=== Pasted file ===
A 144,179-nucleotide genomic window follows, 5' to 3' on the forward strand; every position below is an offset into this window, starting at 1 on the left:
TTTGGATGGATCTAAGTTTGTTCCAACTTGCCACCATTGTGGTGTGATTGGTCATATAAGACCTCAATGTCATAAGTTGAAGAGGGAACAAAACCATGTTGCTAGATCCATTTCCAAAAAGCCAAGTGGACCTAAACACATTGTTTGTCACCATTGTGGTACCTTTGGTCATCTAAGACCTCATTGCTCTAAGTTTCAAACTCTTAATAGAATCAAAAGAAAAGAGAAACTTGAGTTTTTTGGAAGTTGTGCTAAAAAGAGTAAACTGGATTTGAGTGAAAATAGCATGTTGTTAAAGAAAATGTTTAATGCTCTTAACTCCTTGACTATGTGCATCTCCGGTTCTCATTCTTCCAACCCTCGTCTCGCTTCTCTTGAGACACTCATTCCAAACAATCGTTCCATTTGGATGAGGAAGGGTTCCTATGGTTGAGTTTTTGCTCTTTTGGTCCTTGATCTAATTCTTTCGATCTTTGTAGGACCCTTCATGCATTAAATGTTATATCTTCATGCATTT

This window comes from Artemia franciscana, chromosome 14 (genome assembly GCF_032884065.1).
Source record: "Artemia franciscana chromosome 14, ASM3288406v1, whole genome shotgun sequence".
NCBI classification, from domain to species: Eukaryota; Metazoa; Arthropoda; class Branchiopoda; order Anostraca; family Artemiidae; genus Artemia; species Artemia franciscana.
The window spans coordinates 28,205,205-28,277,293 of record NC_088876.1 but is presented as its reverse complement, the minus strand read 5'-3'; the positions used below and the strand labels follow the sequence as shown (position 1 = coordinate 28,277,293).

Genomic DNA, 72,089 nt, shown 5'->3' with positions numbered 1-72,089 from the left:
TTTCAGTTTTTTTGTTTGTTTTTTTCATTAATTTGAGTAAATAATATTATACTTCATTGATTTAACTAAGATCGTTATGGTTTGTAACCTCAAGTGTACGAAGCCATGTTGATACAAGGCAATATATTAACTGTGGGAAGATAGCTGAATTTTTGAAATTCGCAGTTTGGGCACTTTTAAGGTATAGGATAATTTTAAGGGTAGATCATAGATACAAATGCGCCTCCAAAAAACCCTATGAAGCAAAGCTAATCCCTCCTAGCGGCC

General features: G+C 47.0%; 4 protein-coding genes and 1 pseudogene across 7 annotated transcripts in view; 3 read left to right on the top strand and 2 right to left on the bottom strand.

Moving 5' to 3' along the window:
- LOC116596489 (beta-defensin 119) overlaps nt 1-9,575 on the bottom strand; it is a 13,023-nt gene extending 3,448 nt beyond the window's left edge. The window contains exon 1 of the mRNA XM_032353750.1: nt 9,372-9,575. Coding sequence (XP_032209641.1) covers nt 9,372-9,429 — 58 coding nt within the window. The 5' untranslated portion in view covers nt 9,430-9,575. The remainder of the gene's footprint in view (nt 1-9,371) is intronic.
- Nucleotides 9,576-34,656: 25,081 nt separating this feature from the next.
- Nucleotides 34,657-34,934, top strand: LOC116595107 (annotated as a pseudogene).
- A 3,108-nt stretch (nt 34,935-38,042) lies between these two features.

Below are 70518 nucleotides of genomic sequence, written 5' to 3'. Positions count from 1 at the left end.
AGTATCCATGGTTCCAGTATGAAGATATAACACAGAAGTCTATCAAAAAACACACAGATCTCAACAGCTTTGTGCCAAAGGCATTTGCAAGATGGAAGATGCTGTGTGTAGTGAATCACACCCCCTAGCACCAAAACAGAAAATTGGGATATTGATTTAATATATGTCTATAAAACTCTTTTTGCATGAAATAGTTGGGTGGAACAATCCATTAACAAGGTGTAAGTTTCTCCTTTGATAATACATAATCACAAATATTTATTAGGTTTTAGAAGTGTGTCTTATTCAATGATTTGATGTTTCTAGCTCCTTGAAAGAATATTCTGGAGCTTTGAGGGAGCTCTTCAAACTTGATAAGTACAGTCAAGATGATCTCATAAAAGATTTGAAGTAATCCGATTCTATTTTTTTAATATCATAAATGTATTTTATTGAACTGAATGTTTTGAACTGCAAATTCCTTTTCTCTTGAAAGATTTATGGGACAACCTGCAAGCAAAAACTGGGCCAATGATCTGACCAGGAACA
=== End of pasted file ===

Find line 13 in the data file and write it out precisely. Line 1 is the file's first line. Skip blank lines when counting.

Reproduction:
- Nucleotides 34,657-34,934, top strand: LOC116595107 (annotated as a pseudogene).